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CITES - What every bass player should know

Discussion in 'Basses [BG]' started by Turnaround, Apr 24, 2014.


  1. Turlu

    Turlu Supporting Member

    Sep 11, 2000
    Ottawa, Ontario CANADA
    Then, it would delay the purchase for approx. 45 days and that is actually bad for the sellers in the USA who could lose potential buyers from Canada. Thanks for your prompt answer! Club Bass in Toronto are the best !!!
     
  2. villis

    villis

    Mar 20, 2012
    Greece (Xanthi)
    that is easy : where are the notes on the fingerboard
     
  3. MatMeyer

    MatMeyer

    Feb 26, 2016
    Hi, I'm a bass player from Chile (South America) and will be traveling to the US in August. I'm planning to purchase a used bass there. if I carry the bass with me in the airplane (meaning, no shipping couriers overseas), can i still face trouble at customs if the bass has a rosewood fretboard?
     
  4. kumimajava

    kumimajava

    May 19, 2010
    Tokyo, Japan
    Based on my understanding - you might be in trouble if they do check: what you've done is bought a bass in the US, then are exporting it to your home-country.

    I don't think it's relevant that you carry the bass with you on the plane, rather than shipping it; in either case: you've bought a bass in the US, and intend to transport it out of the US. This constitutes "international trade", and from what I understand, CITES would apply.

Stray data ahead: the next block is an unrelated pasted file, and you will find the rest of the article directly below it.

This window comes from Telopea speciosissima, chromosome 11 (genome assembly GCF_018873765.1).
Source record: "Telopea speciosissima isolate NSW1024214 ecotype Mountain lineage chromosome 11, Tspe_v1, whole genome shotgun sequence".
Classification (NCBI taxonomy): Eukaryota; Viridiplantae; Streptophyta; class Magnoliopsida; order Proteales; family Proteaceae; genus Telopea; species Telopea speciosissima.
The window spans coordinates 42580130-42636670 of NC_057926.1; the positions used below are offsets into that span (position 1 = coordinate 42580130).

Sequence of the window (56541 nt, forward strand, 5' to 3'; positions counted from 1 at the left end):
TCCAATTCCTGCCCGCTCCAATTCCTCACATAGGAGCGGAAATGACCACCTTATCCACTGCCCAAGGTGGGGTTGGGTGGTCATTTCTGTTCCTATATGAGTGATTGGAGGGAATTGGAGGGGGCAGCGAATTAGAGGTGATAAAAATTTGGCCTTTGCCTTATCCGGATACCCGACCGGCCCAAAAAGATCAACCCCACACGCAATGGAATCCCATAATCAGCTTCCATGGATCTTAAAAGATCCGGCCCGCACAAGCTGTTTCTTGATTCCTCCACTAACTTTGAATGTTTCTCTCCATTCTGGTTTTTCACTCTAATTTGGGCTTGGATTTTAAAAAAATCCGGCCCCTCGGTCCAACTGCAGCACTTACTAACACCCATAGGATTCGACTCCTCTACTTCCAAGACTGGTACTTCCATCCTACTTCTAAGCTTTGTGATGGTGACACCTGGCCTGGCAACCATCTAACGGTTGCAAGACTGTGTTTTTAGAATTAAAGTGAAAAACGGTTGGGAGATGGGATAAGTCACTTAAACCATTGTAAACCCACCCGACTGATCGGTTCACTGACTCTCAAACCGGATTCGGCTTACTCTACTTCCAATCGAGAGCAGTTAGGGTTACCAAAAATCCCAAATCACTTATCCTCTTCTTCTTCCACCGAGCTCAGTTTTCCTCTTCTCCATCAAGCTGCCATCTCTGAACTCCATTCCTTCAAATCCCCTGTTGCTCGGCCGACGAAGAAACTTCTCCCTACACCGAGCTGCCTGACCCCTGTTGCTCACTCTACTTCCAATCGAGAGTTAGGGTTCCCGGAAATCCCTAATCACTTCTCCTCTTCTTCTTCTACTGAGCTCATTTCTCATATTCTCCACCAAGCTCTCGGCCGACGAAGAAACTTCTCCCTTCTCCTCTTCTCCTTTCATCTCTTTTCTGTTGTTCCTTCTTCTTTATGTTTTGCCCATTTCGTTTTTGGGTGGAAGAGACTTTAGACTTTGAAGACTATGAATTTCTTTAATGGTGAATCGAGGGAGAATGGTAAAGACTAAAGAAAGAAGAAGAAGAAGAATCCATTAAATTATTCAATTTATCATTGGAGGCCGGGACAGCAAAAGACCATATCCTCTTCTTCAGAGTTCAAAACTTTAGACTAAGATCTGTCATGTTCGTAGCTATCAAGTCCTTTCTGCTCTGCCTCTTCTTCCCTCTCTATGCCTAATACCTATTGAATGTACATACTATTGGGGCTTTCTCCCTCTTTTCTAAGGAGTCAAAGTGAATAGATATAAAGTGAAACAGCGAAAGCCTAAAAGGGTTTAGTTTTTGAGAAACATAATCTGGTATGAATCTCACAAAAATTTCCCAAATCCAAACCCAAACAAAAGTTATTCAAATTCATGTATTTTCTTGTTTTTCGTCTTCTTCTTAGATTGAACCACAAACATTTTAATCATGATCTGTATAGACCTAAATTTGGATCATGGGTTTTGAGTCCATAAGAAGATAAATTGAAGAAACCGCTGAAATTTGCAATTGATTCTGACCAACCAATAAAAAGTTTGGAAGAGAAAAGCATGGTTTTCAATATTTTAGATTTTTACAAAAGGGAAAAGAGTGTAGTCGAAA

Happy to be corrected by anyone, if i've got it wrong.
     
    Garret Graves and Jim Carr like this.
  5. Sadowsky

    Sadowsky Commercial User

    Nov 1, 2000
    New York City
    Owner: Sadowsky Guitars Ltd.
    With the exception of Brazilian Rosewood, the new CITES regulations do not apply to personal instruments. They only apply to commercial transactions. Since you purchased the bass in the US, it would now be your personal instrument and you should not have to worry about CITES when you go back to Canada (unless you get a wacko customs person!).
     
  6. Tom Bomb

    Tom Bomb Supporting Member

    Apr 23, 2014
    Voice of reason ^
     
  7. BlueTalon

    BlueTalon Happy Cynic

    Mar 20, 2011
    Spokane, Washington
    Endorsing Artist: Turnstyle Switch
    I think if a Canadian goes to the U.S. and buys a new bass, it's still technically considered importing when he crosses the border back into Canada.